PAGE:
Take a Halftime

Have you ever watched a football game where one of the teams was trailing by a touchdown or two going into halftime? And just when all hope seemed to be lost, the losing team came out of the locker room and utterly stunned the other team, winning the game. The win can be attributed to the adjustments the coaches and players made at halftime. By evaluating their first-half performance, they came up with a new game plan. Author and speaker John Maxwell tells a similar story of when he observed the University of Tennessee’s women’s basketball team during a halftime break. Maxwell explained that the coach asked his team three questions and made adjustments according to their answers. This game-changing power is just as applicable in business as it is in sports. Take your team aside and spend a few hours evaluating your first half progress by asking these three questions:

1. What did we do right?

The first step in evaluating your company during your halftime meeting is to figure out what your team has done right through the first six months of the year. Review the list of goals you made for the year and take a moment to see where your company is in completing them. Whether you have already achieved them or are continually pursuing these resolutions, now’s the time to reflect on all of the ways you and your team have successfully moved toward their completion. Celebrate success and acknowledge your workers’ hard work.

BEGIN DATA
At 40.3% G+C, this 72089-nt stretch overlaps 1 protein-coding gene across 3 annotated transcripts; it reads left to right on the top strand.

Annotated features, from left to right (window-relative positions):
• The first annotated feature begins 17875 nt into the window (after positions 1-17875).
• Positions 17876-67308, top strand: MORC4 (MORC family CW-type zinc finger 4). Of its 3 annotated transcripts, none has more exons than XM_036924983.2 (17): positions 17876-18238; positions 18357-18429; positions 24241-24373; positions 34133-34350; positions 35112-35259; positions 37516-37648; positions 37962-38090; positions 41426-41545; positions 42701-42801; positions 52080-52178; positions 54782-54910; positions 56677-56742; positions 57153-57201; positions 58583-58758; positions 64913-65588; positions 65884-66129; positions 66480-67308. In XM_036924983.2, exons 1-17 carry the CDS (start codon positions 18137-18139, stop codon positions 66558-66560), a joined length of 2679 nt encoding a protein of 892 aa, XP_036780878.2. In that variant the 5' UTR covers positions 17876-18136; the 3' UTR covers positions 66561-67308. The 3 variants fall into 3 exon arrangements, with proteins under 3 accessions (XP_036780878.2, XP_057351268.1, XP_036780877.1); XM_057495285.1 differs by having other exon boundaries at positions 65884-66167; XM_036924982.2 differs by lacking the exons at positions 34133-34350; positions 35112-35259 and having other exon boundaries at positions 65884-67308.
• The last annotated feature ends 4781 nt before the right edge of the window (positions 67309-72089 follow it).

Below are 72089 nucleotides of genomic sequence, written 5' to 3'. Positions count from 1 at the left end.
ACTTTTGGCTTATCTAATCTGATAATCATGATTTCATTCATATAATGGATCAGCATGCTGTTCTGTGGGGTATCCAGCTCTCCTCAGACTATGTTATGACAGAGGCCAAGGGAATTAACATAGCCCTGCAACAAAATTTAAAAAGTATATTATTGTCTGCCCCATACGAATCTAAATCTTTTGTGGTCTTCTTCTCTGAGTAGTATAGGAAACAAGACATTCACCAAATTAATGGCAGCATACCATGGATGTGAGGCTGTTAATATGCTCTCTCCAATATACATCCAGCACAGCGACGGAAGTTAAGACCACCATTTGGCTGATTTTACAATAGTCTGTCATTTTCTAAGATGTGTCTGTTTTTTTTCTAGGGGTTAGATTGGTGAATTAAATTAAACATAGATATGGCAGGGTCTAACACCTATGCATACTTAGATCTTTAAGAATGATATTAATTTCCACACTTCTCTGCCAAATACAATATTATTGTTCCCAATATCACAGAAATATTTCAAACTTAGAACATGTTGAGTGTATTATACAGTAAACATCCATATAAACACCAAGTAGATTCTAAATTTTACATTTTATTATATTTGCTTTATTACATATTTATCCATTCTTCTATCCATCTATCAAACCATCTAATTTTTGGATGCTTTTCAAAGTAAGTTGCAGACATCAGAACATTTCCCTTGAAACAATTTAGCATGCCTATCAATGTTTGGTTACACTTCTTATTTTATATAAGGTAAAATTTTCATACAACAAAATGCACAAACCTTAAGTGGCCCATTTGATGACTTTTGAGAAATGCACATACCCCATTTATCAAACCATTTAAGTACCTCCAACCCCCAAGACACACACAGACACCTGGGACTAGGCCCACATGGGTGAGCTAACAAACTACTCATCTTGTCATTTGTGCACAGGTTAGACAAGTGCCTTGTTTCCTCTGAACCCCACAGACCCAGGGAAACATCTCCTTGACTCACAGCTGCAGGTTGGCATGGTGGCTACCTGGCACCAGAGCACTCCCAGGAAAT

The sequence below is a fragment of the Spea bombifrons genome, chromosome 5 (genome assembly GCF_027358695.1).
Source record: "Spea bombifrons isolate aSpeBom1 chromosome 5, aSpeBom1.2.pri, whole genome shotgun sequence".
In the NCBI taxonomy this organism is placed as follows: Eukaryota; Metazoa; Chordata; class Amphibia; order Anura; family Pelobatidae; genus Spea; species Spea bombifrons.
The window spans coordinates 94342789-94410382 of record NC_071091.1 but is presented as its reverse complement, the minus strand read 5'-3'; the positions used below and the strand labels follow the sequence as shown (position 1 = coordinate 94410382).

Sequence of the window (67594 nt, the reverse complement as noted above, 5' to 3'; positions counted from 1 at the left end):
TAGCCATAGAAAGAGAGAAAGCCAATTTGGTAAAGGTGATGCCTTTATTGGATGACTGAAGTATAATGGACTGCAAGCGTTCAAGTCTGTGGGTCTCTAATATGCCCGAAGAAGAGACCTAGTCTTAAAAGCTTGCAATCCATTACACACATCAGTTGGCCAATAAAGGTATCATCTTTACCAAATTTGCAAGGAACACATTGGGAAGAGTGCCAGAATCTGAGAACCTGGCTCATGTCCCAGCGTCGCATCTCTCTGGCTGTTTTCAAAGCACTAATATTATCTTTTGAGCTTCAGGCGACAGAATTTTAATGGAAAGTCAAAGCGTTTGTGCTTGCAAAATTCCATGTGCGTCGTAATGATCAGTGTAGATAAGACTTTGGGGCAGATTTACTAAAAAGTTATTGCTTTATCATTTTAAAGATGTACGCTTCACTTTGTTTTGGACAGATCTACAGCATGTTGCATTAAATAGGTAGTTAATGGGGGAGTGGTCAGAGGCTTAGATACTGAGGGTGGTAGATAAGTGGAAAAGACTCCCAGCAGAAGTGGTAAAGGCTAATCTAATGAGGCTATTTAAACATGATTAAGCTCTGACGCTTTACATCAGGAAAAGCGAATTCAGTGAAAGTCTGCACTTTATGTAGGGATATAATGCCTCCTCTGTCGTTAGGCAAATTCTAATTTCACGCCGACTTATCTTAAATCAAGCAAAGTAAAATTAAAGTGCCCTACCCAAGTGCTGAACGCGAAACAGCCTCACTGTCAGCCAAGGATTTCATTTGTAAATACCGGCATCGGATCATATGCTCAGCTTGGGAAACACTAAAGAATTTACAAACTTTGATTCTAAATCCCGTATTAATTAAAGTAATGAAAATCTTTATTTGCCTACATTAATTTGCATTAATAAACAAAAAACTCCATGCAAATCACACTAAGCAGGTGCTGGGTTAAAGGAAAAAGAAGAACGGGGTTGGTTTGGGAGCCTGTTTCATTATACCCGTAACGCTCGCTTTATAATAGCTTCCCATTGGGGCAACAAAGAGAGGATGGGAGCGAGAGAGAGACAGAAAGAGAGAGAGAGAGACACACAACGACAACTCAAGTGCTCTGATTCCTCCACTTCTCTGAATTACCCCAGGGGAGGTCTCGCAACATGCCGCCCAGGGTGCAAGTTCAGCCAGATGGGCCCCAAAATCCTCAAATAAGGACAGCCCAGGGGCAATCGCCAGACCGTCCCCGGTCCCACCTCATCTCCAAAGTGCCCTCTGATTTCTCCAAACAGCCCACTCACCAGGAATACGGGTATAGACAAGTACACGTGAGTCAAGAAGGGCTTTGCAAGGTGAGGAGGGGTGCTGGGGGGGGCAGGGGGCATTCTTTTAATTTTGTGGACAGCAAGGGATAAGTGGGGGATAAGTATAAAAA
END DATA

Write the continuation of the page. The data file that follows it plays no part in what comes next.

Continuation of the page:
2. What did we do wrong?

Though it’s never easy to admit fault, realizing where you went wrong is the next step in getting your company on track for success. Remember, this is not a time to point fingers and look for the scape goat. It’s imperative to be constructive with criticism and remain positive. Sometimes it’s impossible to see if a potential solution to a problem is a mistake until it is put into action. Decide what was done wrong and move on to the next question.

3. What will we change?

This may be the most important question you ask your team moving forward. Just like coaches sometimes change the game plan at halftime, you also have the opportunity to make changes for the rest of the year to help your team achieve the goals you set. For everything that was mentioned in the “What did we do wrong?” phase of this evaluation, make a new solution that will help get your business back on track. Goal setting is not an exact science; in fact, it’s almost like predicting the future. Since you have no idea how things will work out, it’s important to be flexible. Don’t be afraid to do a complete overhaul if something isn’t working.